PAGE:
Undergraduate pain curriculum: What needs to be included and what doesn’t?

Undergraduate pain curriculum: What needs to be included and what doesn’t?

One of the prominent themes in social media discussions about pain is that the subjects are not given sufficient attention at undergraduate level. The results of this omission are that many entry-level clinicians don’t have the necessary knowledge, skills or attitudes for working with people who experience pain. (As an aside, it also makes my job as a postgraduate Academic Leader much more difficult: where do I start when developing a programme?!)

Luckily there is an IASP Pain Curriculum. Actually there are many of them, for many disciplines, and they provide educators with great guidance. The problem is, however, there is so much that could be included in this kind of education – and we usually don’t have much room in a programme to include it all.

The main problems with the curriculum are: the content and levels of competency required at an undergraduate level aren’t specified; most research into this area targets postgraduates, with less attention for undergraduate pain education. Most curriculum for pain have been discipline-specific, and while a consensus on the content and desired competencies of an interprofessional pain curriculum at a pre-licence or undergraduate level has been discussed, an a-priori defined competency level across professions for the items in the IASP curriculum hasn’t been established. We need cross profession agreed competencies to allow for good collaboration. (see van Lankveld, Afram, Staal, van der Sande, 2020).

In my role as Academic Coordinator for Postgrad Programmes in Pain and Pain Management, one aspect of the interprofessional curriculum that is quite difficult to navigate is how to turn topic headings into knowledge, skills and attitudes. I’m wary of teaching directly to subject (knowledge) without accompanying this with appropriate skills and attitudes – particularly at postgraduate level, given knowledge (topics) are continuing to change over time. There’s clearly some material that is highly valued by one profession over other professions – and this is normal for every discipline! And I’m not sure we can ever hope to cover every single thing.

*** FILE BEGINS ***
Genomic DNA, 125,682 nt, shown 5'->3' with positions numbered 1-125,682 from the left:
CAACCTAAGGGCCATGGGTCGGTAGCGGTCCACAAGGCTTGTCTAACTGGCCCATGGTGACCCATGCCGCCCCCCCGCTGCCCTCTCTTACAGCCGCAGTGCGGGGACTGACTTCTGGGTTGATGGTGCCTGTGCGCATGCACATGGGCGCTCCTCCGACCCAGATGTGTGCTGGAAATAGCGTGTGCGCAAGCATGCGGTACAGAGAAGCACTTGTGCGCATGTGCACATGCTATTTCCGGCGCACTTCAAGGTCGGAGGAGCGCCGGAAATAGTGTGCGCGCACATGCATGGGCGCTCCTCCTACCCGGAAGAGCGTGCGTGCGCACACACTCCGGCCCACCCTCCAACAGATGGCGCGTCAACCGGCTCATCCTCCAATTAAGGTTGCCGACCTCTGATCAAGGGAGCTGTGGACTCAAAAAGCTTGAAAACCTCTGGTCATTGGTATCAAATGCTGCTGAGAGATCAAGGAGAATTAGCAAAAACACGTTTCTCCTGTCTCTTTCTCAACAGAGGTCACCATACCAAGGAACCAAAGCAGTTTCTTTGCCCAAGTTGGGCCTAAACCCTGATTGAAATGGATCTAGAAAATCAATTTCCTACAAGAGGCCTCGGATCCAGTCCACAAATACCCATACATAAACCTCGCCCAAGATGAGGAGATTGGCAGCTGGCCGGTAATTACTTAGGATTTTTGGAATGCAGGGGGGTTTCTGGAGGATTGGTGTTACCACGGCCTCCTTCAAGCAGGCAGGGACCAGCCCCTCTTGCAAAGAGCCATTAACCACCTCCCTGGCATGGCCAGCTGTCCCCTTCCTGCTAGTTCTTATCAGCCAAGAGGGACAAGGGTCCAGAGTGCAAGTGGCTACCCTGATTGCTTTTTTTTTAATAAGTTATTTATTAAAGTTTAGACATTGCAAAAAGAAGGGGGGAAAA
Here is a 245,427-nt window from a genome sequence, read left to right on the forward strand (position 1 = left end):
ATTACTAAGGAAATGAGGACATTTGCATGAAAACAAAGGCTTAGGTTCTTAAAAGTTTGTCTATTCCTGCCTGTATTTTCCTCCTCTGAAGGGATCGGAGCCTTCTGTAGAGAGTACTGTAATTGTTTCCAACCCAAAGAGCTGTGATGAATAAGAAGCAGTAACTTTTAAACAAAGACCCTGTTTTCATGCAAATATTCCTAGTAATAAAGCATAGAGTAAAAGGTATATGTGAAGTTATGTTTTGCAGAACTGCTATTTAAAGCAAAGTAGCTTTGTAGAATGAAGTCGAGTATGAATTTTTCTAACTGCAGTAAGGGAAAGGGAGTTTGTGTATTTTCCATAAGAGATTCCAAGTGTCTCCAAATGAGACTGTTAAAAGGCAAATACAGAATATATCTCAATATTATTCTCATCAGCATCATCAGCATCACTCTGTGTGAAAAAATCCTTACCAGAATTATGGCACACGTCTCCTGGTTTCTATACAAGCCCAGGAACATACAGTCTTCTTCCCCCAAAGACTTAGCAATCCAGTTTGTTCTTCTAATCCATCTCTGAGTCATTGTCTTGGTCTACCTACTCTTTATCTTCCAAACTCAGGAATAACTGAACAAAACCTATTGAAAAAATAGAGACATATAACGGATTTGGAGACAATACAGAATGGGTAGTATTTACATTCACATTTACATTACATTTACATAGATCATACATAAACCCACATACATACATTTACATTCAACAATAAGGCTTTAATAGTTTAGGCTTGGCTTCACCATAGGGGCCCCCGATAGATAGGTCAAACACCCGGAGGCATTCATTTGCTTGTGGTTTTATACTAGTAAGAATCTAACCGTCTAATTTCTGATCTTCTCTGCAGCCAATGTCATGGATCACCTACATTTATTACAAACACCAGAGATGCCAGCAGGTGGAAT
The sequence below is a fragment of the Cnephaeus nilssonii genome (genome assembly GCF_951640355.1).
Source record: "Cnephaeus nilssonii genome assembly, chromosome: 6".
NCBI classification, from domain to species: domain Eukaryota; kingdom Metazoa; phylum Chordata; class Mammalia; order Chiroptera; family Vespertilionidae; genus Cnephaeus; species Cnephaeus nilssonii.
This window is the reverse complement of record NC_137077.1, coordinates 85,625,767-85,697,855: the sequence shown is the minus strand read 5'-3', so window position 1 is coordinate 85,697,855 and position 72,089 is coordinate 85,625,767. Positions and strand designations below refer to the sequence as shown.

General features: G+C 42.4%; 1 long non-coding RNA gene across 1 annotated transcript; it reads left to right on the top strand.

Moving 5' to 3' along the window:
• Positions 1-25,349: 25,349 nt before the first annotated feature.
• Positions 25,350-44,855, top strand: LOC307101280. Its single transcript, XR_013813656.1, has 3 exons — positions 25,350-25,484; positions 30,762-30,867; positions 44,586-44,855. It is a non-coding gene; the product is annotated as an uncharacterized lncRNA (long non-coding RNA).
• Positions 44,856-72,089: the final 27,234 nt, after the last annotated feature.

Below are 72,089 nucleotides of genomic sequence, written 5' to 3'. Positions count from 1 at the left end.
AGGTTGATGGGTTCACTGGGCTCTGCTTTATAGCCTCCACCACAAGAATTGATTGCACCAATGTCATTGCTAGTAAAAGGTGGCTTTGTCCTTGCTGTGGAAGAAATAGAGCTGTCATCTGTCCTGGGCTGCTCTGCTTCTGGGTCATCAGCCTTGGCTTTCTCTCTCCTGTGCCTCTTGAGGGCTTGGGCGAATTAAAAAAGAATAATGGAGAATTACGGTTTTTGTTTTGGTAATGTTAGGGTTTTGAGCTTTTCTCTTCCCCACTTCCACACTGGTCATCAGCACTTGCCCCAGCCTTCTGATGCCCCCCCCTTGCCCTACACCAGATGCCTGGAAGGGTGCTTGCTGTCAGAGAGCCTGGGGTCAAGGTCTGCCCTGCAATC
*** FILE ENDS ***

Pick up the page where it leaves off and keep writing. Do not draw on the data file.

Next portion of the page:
One consistent theme in research into attitudes and beliefs among musculoskeletal clinicians is that confidence to assess and then use information from the psychosocial domain is low (Alexanders, Anderson & Henderson, 2015; Buchbinder, Staples & Jolley, 2009; Miki, Kondo, Takebayashi & Takasaki, 2020; Singla, Jones, Edwards & Kumar, 2015). This problem is not isolated to physiotherapists, but cuts across all professions, including psychologists referred patients with “medically unexplained symptoms” (Brittni & Williams, 2020). I wondered if this area has been given sufficient emphasis in our curriculum, and most especially, whether opportunities to develop skills and attitudes that support equitable and effective pain management are developed.

van Lankveld, Afram, Staal, van der Sande (2020) used interprofessional expert panel groups, followed Delphi process, and incorporated a measure of competency (the Dublin Descriptors), to establish which of the many areas of the pain curriculum should be prioritised. This makes for interesting reading, as some of the areas considered integral to better pain management, such as the socio-political and ethical were not considered crucial, while those related to Epidemiology, Development of Pain Theories, and Mechanisms were all thought crucial. I find this interesting as stigma, equity of access to treatment, ethical use of analgesics are all areas of healthcare that directly influence what we do in treatment and in particular, what gets funded and what does not.